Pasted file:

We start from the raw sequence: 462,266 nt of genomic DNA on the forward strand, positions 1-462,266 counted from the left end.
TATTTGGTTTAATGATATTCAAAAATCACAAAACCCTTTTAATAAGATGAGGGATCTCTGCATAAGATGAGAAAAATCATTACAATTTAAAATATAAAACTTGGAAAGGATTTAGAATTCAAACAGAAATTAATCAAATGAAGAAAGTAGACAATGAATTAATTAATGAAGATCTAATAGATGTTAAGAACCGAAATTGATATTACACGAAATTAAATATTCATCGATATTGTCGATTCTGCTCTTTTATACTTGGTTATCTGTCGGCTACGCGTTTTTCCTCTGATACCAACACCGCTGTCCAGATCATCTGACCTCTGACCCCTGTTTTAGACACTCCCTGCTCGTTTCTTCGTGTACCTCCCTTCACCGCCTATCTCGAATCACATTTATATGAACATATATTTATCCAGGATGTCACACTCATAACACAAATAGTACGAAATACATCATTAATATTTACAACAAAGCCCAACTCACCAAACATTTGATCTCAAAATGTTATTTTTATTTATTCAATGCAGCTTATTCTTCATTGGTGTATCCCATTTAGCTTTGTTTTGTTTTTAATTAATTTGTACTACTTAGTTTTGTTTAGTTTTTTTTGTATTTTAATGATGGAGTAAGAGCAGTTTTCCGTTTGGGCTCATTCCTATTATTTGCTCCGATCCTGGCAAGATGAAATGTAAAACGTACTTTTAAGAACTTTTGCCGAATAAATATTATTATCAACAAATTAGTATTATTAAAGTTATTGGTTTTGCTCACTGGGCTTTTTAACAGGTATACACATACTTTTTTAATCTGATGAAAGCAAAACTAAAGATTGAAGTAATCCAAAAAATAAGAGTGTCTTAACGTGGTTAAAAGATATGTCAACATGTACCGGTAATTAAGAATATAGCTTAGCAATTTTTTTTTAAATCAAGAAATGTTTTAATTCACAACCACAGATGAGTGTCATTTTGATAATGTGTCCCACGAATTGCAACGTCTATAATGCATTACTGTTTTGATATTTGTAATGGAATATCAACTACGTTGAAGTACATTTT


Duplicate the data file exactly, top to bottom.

We start from the raw sequence: 462,266 nt of genomic DNA on the forward strand, positions 1-462,266 counted from the left end.
TATTTGGTTTAATGATATTCAAAAATCACAAAACCCTTTTAATAAGATGAGGGATCTCTGCATAAGATGAGAAAAATCATTACAATTTAAAATATAAAACTTGGAAAGGATTTAGAATTCAAACAGAAATTAATCAAATGAAGAAAGTAGACAATGAATTAATTAATGAAGATCTAATAGATGTTAAGAACCGAAATTGATATTACACGAAATTAAATATTCATCGATATTGTCGATTCTGCTCTTTTATACTTGGTTATCTGTCGGCTACGCGTTTTTCCTCTGATACCAACACCGCTGTCCAGATCATCTGACCTCTGACCCCTGTTTTAGACACTCCCTGCTCGTTTCTTCGTGTACCTCCCTTCACCGCCTATCTCGAATCACATTTATATGAACATATATTTATCCAGGATGTCACACTCATAACACAAATAGTACGAAATACATCATTAATATTTACAACAAAGCCCAACTCACCAAACATTTGATCTCAAAATGTTATTTTTATTTATTCAATGCAGCTTATTCTTCATTGGTGTATCCCATTTAGCTTTGTTTTGTTTTTAATTAATTTGTACTACTTAGTTTTGTTTAGTTTTTTTTGTATTTTAATGATGGAGTAAGAGCAGTTTTCCGTTTGGGCTCATTCCTATTATTTGCTCCGATCCTGGCAAGATGAAATGTAAAACGTACTTTTAAGAACTTTTGCCGAATAAATATTATTATCAACAAATTAGTATTATTAAAGTTATTGGTTTTGCTCACTGGGCTTTTTAACAGGTATACACATACTTTTTTAATCTGATGAAAGCAAAACTAAAGATTGAAGTAATCCAAAAAATAAGAGTGTCTTAACGTGGTTAAAAGATATGTCAACATGTACCGGTAATTAAGAATATAGCTTAGCAATTTTTTTTTAAATCAAGAAATGTTTTAATTCACAACCACAGATGAGTGTCATTTTGATAATGTGTCCCACGAATTGCAACGTCTATAATGCATTACTGTTTTGATATTTGTAATGGAATATCAACTACGTTGAAGTACATTTT